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Security, Privacy, and Compliance in 2023: Predictions, Expectations, and Preparations for Data Management in a Post-Pandemic Environment

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Blog  |  September 27, 2022

Between a Rock and a Hard Place: Automating Data Loss Prevention

In our previous blog, we looked at the emergence of technology to automate the continually changing requirements for privacy compliance. Automation can also be applied to create a “data harbor” to automate data loss prevention (DLP) within organizations through an approach that involves next-gen data protection as a service.

 

Next-Gen Data Protection as a Service

Encryption is a great tool for securing data, and it has been around for decades. But it has limitations, as evidenced by the four cybercrime statistics we provided in the initial post in this series. Think those victims of cybercrime didn’t have encryption in their solutions? Of course, they did! Today’s data protection challenges require a next-level approach to data protection.

Next-gen data protection as a service, also known as next-gen DPaaS or NGDP, involves three components to end-to-end protection of data:

  • Encrypt: Any good data protection program involves encryption of data – at-rest and in-motion.
  • Fragment: A second component to protecting data is to fragment that data into valueless pieces. Each of the fragments is encrypted with a different key, so there is no single point of failure if an unauthorized user gains access to a single key.
  • Scatter: Take the data fragments and scatter them across multiple separate storage locations, creating a virtual environment known as a “data harbor”. That makes it virtually impossible to locate all the pieces of a data set, much less break through encryption of each of the fragments.

Imagine taking important documents and storing them in a secure facility that is difficult to break into. Then, you shred those documents (in a cross-cut pattern, of course!). Then, you take some of those document shreds and you store them in other secure facilities. Imagine how difficult it would reconstitute those documents. You would have to break into multiple places, find all the pieces in multiple locations, then figure out which pieces go to which documents. That’s what an NGDP approach does to protect your data.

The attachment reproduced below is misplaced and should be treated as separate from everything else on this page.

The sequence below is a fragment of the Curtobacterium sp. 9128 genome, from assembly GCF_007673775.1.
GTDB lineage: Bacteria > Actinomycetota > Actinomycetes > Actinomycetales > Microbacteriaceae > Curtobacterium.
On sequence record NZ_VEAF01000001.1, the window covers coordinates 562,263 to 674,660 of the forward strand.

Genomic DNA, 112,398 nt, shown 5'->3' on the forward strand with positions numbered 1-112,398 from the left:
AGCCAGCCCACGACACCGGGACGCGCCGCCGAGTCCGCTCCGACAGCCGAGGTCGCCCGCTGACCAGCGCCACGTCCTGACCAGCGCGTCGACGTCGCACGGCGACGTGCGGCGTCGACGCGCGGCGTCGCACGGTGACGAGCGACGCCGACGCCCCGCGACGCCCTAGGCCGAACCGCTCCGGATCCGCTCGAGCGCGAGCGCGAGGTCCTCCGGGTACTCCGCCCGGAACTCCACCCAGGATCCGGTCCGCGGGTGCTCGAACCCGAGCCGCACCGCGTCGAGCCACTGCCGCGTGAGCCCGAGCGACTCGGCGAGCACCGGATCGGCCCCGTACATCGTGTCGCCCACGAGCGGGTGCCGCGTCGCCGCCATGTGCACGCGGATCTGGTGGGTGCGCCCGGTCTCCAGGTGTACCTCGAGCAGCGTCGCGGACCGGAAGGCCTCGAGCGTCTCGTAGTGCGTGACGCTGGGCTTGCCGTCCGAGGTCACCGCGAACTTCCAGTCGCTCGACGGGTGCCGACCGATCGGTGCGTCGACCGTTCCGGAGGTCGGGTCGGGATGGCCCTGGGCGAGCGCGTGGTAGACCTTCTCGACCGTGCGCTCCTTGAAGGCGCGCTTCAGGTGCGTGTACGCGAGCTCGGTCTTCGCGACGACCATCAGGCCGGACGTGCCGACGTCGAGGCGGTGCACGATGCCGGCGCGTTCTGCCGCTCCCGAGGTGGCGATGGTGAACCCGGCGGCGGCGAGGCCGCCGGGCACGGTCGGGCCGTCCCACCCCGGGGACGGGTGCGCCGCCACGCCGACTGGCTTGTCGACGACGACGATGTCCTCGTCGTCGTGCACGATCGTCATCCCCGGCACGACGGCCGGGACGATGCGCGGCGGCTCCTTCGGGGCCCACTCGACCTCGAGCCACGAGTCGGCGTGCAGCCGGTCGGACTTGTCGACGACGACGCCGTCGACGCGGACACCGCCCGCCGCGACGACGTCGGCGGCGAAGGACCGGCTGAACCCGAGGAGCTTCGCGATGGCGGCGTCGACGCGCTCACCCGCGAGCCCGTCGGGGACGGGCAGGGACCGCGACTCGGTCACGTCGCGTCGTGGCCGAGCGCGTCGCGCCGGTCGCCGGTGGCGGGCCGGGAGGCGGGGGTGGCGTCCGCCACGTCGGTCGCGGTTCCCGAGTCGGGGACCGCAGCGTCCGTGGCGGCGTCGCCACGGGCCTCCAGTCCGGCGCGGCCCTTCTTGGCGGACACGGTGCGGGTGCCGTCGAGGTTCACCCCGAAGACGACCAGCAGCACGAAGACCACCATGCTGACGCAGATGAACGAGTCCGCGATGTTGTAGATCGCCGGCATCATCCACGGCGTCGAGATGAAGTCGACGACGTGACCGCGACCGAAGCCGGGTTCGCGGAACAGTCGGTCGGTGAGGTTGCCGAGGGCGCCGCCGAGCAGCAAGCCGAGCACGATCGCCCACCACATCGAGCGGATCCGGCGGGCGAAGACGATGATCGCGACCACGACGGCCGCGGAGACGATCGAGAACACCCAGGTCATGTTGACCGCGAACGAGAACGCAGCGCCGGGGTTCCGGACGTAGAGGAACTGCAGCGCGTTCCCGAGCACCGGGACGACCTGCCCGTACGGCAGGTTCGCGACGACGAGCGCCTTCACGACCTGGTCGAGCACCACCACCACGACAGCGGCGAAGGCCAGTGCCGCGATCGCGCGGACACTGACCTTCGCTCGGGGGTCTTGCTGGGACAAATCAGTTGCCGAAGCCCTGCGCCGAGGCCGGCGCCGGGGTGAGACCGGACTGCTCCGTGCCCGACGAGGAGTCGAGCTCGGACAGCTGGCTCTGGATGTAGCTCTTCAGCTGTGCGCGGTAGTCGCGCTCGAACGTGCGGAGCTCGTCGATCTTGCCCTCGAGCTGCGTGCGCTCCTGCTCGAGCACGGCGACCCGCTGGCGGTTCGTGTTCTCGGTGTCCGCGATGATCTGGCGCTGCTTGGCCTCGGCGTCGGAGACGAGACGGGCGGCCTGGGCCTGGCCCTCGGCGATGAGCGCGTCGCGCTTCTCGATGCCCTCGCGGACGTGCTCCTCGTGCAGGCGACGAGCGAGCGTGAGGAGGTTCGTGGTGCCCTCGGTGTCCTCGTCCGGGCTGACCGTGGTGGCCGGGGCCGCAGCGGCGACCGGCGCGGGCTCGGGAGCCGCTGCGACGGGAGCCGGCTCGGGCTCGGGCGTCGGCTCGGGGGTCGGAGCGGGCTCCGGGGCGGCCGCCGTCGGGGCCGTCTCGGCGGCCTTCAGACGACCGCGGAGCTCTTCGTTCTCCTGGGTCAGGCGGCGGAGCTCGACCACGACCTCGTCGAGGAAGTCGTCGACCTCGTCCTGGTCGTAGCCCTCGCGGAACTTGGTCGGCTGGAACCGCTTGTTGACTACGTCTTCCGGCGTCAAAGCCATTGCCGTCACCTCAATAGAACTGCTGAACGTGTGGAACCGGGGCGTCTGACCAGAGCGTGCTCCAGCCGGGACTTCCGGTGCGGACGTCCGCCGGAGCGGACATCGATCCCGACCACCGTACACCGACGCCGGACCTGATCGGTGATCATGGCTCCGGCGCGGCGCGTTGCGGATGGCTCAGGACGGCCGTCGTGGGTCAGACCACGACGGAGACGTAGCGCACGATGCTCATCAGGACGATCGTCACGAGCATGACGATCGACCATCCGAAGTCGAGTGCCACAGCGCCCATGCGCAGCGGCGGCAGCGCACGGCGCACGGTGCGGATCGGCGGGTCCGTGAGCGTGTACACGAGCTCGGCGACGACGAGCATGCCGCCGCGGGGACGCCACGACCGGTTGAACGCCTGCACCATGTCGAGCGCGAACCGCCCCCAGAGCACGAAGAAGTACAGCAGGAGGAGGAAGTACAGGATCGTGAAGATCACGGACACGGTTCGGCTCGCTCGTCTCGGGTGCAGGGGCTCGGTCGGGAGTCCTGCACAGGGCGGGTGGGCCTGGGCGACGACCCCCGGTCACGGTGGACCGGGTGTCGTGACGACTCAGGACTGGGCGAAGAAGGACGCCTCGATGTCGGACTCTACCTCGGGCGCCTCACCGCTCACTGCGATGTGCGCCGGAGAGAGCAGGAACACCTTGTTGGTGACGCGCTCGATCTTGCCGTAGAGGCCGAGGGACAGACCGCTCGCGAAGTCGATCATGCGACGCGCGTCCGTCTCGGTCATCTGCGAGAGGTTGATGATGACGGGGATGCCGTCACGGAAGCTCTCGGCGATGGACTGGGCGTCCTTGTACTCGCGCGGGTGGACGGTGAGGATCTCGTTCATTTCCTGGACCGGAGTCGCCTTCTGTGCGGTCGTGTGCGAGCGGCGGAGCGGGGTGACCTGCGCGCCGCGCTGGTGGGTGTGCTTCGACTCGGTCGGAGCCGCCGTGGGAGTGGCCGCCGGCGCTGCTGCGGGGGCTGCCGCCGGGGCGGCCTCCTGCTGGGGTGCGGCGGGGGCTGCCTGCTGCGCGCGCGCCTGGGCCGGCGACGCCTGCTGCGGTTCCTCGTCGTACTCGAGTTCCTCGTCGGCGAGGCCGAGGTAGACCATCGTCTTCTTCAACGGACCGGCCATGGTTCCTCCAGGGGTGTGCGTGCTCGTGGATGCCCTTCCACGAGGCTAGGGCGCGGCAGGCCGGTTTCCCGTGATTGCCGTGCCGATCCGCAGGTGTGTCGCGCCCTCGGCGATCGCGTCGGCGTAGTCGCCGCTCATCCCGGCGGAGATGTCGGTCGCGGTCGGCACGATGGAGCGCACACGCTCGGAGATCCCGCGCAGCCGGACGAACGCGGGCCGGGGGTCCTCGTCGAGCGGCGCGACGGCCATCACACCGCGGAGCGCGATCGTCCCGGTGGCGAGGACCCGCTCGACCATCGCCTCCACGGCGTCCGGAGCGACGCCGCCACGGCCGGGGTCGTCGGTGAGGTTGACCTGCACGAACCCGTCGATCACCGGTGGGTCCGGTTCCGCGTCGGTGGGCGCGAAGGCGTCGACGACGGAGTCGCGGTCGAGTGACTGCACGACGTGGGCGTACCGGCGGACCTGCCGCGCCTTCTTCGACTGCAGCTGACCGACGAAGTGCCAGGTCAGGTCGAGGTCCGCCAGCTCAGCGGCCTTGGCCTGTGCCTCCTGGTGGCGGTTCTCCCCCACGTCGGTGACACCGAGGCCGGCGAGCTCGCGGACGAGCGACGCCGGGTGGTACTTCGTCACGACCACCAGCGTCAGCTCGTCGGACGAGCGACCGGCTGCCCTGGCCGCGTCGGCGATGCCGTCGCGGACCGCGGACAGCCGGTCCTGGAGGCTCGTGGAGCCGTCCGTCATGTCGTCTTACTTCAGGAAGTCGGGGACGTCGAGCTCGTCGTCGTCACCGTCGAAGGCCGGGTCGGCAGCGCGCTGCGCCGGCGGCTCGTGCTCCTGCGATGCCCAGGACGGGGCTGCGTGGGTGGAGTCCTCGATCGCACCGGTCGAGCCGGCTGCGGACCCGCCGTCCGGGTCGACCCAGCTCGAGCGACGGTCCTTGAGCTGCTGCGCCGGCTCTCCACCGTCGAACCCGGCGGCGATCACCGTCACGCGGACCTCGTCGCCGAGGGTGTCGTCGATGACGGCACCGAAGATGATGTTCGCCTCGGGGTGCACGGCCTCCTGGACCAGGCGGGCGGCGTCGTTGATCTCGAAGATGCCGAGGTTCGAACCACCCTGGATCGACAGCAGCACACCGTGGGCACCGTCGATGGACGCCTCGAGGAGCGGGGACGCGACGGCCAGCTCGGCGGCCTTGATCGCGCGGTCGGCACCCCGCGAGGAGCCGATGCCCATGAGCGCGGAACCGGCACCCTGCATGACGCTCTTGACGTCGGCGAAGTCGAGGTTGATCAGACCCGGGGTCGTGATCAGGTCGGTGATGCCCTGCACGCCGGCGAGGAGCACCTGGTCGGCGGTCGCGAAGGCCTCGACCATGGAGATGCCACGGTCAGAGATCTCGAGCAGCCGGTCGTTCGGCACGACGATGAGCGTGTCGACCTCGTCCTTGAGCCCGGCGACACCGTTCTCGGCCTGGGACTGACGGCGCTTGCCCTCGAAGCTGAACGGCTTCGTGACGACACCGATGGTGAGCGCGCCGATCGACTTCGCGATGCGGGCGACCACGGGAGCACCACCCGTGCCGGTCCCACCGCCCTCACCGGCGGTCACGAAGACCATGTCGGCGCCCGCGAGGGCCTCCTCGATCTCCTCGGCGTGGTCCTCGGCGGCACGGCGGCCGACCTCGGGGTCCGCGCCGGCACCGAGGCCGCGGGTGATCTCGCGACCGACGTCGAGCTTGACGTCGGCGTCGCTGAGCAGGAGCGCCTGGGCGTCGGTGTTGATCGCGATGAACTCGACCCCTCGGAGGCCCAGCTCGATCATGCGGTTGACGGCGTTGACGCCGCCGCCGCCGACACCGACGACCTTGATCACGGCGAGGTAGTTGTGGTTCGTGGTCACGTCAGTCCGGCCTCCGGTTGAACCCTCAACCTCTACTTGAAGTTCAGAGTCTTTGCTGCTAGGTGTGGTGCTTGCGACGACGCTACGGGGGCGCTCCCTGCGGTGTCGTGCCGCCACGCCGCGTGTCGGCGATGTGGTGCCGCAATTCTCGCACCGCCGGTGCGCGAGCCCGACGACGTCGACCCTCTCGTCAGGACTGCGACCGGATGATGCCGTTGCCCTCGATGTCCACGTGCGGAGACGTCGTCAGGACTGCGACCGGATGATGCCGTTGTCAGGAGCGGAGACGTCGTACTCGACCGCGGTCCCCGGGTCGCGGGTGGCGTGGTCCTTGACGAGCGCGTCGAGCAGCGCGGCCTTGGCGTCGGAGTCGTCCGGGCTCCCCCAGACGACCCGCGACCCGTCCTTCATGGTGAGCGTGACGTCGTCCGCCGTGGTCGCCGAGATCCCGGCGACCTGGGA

Data Harbor

A data harbor is a collection of geographically and physically separated storage locations used to store data that has been fragmented into valueless pieces whereby no single location contains all the fragments for the data to be reconstructed into its original form. Like an actual harbor that contains a series of boat slips where different boats are docked when they’re not in the open water, a data harbor separates the data into different locations, essentially making it necessary to breach each one of them to even have a chance of getting to your organization’s data.

Four Characteristics of an Effective NGDP Solution

While a data harbor sounds secure, authorized users still need to be able to access that data in a secure manner when they need it – otherwise, it’s not useful. Here are four characteristics that an effective NGDP solution needs to have:

  • Multi-Factor Authentication (MFA): A secure solution requires two or more verification factors to gain access, so MFA is a “must have” for an effective NGDP solution today. According to Microsoft, your accounts are 99.9% less likely to be compromised when using MFA.
  • Transparency: Users of solutions today have enough to worry about without having to worry where their data is stored and how data fragments can be reassembled for use. An effective NGDP solution needs to ensure a transparent user experience with that data.
  • Latency:Users don’t need to be waiting around for data fragments to be reassembled. To be an effective NGDP solution, any latency of retrieving data within systems must be negligible and unnoticeable.
  • Zero-Trust Security: In 2010, John Kindervag, an analyst at Forrester Research, introduced the term “zero trust,” which was based on the idea that an organization shouldn’t trust any resource whether it was inside or outside its network. The model of end-to-end, zero-trust security has become a standard expectation of next level security that denies access to applications and data by default. In today’s standard remote and hybrid work environments, a zero-trust security philosophy is important to ensure that security is about the data, not the location from which it’s being accessed.

Conclusion

Automating data loss prevention today requires a next generation approach. An NGDP approach to data protection that effectively encrypts, fragments, and scatters your data for protection – while transparently and quickly assembling that data when it needs to be used – is your best bet to avoid becoming a cybercrime statistic.

Many organizations are stuck between a rock and a hard place when it comes to protecting data and meeting their data protection obligations. An approach that includes leveraging best practices and programs, along with technology automation mechanisms for privacy compliance and data loss prevention to protect your organization’s (and your clients’) sensitive data is your organization’s best bet to get “unstuck” from that position. Best practices + technology = data protection freedom!

For more regarding our automated data loss prevention (DLP) solution offered in conjunction with our partner Calumu, click here.

Read the full blog series here: Part 1    Part 2    Part 3    Part 4    Part 5    Part 6

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